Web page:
Rubin and Cash were working on compiling a box set of unreleased songs and alternative takes from Cash’s tenure at American Recordings, when Cash died on September 12, 2003 of complications from diabetes. He was only 71, which frankly shocked me. Unearthed, a five disc set, was released a little over a month later, and it included the duet with Strummer. As good as the solo Strummer version was, the duet—although similarly arranged—is better. Obviously. adding Johnny Cash to a song is likely to improve it, and his voice was filled with the gravitas that only increased as he aged. Second, there’s some great acoustic guitar from Tom Morello. Although I don’t think that this is a case of a cover improving on the original, it gives Marley a run for his money. 

I should add that in or about 2003, some friends of ours got a black dog, and named him Cash, in honor of the recently deceased Man in Black. In 2004, we got our own black dog, and named him Strummer, in honor of Joe (and my family’s love of music) (coincidentally, our Strummer died 7 years ago yesterday). The two dogs did spend time together and probably barked together, but they never figured out how to do “Redemption Song.”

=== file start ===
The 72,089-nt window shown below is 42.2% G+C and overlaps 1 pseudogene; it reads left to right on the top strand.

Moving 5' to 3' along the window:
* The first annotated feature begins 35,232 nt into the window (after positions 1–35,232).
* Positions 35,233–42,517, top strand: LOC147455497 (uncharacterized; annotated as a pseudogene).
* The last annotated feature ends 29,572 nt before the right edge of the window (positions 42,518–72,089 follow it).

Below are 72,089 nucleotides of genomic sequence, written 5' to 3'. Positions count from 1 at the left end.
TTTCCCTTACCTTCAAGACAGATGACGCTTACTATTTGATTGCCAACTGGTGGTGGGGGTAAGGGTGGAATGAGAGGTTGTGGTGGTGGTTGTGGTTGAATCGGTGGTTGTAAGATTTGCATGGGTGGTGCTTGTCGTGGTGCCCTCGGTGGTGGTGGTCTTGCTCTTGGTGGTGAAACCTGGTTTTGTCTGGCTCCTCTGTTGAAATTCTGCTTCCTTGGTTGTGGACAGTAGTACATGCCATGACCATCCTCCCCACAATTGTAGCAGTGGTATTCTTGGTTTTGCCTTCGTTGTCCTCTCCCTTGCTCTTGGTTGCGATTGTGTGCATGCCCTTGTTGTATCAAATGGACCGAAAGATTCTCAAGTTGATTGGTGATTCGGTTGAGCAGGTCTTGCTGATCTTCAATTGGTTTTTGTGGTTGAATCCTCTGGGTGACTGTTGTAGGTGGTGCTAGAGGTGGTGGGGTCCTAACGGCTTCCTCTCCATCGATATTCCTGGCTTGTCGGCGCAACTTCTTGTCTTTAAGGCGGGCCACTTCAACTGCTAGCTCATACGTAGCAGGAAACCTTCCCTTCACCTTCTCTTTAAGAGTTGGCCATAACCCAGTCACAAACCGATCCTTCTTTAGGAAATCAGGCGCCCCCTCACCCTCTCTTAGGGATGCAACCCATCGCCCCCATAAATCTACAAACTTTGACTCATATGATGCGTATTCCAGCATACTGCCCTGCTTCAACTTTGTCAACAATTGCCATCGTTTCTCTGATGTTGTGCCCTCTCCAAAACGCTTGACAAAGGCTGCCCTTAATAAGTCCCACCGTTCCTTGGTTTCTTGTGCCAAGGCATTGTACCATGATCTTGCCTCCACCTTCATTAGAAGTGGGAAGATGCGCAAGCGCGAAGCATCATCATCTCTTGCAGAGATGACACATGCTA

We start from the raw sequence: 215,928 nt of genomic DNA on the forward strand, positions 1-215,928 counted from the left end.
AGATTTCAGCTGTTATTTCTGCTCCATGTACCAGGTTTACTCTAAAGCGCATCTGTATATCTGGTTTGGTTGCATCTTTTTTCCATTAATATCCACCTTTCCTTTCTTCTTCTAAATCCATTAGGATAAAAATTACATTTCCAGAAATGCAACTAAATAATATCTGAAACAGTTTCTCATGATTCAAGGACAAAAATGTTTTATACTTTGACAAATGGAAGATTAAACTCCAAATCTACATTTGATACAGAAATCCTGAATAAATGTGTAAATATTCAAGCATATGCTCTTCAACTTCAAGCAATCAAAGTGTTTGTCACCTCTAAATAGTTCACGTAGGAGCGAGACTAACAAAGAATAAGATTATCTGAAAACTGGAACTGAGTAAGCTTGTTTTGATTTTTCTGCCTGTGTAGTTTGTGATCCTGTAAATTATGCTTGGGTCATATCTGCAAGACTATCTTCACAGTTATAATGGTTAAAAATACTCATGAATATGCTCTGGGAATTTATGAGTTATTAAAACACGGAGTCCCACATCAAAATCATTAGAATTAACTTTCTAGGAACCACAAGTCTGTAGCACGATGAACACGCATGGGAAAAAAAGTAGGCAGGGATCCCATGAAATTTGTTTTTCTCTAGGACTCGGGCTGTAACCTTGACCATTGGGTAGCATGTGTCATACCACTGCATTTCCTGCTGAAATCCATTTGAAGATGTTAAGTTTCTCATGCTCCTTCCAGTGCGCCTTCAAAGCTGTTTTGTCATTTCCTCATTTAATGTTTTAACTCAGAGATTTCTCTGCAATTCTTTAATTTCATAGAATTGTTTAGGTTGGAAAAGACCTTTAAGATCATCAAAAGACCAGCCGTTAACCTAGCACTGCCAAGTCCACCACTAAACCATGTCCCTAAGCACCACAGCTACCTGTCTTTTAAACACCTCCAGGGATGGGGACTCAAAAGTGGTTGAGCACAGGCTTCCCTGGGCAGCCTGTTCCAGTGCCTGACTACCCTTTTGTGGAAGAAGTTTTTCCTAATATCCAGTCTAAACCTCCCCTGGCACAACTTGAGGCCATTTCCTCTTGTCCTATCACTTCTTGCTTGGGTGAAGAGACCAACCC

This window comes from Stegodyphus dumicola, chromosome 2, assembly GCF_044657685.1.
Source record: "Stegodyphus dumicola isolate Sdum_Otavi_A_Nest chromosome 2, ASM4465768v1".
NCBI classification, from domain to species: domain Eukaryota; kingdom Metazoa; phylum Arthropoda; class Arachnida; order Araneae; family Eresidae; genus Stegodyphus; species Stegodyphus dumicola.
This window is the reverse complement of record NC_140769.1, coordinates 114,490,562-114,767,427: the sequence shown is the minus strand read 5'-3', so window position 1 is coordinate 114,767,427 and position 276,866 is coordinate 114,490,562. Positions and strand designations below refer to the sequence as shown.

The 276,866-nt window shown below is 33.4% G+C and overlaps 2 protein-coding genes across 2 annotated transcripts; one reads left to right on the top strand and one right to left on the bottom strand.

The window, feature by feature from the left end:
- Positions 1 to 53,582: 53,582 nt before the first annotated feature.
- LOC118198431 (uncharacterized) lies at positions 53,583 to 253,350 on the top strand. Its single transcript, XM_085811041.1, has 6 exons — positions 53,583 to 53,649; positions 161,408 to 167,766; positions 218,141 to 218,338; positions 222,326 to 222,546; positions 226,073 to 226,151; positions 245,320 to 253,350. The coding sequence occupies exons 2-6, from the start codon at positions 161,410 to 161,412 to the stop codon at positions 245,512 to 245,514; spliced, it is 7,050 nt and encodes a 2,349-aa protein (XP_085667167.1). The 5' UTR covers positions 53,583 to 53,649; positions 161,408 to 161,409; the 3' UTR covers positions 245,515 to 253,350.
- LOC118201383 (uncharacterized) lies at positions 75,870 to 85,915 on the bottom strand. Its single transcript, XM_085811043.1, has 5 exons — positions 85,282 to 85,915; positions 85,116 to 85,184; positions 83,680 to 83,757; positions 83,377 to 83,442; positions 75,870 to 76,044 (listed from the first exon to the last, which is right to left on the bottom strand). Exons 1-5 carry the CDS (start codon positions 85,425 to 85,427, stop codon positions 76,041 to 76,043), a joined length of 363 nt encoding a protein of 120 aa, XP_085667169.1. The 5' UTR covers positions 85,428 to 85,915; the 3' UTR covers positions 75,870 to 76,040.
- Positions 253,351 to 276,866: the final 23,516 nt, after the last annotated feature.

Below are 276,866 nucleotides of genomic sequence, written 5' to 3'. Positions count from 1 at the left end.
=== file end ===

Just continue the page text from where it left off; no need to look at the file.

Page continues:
Sunday, July 25, 2021

1971>POSTHUMOUS: Cry of Love


purchase [Cry of Love]

Just before Cry of Love was released in 1971, the Jimi Hendrix Experience was over, and Jimi was doing a fair amount of collaboration with an expansive cast of musicians you might not have been aware of (Stephen Stills? Steve Winwood? Chris Wood? Well, yeah. Both Wood and Winwood were together in Traffic at that time.) Sadly, when Cry of Love was released, not only was the Experience finished, but so was Hendrix's life.